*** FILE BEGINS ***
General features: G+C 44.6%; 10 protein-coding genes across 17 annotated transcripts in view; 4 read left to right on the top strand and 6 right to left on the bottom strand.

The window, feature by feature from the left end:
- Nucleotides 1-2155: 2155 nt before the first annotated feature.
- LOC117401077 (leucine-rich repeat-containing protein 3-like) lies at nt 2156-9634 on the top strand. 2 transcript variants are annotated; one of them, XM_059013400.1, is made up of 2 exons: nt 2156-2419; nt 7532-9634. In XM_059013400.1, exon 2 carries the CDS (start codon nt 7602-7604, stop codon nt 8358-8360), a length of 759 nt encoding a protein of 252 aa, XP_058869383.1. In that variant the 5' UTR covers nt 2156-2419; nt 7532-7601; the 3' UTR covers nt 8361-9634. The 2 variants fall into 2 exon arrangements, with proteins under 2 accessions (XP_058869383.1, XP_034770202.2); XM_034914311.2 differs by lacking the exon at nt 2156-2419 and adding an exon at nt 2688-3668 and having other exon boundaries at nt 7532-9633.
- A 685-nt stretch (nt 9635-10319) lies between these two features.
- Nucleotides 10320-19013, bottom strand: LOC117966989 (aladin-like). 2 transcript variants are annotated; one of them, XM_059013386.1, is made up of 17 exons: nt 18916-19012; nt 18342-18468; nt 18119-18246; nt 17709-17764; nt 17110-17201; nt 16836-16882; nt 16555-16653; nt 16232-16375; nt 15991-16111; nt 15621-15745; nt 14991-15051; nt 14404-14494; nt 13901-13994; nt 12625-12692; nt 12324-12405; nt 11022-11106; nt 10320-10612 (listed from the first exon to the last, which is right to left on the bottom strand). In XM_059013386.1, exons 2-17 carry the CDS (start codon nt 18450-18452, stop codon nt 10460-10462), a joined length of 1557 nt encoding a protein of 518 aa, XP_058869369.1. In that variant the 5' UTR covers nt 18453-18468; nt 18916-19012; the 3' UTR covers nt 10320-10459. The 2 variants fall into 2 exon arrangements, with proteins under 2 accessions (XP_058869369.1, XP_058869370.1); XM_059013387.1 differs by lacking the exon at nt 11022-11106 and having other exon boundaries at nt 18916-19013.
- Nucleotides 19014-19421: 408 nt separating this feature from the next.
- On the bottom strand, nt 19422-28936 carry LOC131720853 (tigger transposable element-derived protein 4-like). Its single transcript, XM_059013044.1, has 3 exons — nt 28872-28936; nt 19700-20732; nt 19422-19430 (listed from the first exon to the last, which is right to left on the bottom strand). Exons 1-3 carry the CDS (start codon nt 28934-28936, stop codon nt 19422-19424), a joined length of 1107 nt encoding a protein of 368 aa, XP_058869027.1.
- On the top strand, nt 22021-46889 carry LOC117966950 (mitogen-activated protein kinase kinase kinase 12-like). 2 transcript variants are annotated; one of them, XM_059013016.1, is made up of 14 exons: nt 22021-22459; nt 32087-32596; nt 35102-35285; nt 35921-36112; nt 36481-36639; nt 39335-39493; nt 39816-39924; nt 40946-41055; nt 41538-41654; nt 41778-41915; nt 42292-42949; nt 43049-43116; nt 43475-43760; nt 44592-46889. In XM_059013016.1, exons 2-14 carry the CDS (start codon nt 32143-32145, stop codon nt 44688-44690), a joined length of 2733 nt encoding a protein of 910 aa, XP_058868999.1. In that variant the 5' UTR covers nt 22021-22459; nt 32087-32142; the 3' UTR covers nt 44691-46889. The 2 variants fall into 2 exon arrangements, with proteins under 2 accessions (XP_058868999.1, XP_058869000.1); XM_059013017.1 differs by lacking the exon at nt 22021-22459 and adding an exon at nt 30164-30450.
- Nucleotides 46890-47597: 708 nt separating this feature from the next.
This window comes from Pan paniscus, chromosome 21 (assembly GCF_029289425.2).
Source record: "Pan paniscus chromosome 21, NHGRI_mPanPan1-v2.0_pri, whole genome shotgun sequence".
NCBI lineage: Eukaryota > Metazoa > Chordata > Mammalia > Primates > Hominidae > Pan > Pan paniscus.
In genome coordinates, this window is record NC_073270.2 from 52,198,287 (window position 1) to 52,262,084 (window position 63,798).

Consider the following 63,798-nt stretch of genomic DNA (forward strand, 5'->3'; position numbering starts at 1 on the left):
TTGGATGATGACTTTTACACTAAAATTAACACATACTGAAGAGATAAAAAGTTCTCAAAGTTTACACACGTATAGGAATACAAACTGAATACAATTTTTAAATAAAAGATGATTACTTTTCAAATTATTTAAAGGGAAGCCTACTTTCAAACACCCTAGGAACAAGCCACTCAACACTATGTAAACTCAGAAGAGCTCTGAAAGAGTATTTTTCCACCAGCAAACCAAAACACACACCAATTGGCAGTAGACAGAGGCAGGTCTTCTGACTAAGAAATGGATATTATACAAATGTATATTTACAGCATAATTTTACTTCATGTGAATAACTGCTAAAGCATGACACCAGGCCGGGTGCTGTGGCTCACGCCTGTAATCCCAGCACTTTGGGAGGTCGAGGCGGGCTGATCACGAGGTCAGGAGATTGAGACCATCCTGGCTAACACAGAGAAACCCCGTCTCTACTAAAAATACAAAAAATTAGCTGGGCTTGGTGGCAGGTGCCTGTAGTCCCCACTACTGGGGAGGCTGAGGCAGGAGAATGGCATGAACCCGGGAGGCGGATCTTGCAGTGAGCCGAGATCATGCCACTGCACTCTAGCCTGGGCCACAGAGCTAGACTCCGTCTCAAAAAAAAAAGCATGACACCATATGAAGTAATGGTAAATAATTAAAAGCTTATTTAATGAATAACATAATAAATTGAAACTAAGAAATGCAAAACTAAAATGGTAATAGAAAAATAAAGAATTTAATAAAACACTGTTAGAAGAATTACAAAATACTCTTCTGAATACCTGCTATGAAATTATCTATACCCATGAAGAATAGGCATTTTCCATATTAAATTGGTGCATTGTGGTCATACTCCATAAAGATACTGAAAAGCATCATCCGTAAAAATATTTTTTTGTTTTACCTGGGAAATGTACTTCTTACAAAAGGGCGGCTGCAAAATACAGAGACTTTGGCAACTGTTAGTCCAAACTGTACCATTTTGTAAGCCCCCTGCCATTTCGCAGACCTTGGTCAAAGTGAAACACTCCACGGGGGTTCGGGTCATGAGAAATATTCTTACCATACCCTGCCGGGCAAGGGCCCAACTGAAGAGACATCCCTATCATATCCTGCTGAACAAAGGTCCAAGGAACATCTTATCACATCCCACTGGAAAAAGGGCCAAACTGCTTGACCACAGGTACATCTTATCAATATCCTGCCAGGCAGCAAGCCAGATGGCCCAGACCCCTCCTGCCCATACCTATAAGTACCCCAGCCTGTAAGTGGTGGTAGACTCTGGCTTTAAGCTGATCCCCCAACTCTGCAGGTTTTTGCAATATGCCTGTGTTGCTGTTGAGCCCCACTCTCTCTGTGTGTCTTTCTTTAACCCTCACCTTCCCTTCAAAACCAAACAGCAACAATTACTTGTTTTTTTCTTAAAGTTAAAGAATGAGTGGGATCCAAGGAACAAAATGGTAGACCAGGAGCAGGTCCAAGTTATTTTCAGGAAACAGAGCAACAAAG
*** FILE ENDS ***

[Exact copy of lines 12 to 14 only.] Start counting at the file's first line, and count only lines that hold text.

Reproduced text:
Source record: "Pan paniscus chromosome 21, NHGRI_mPanPan1-v2.0_pri, whole genome shotgun sequence".
NCBI lineage: Eukaryota > Metazoa > Chordata > Mammalia > Primates > Hominidae > Pan > Pan paniscus.
In genome coordinates, this window is record NC_073270.2 from 52,198,287 (window position 1) to 52,262,084 (window position 63,798).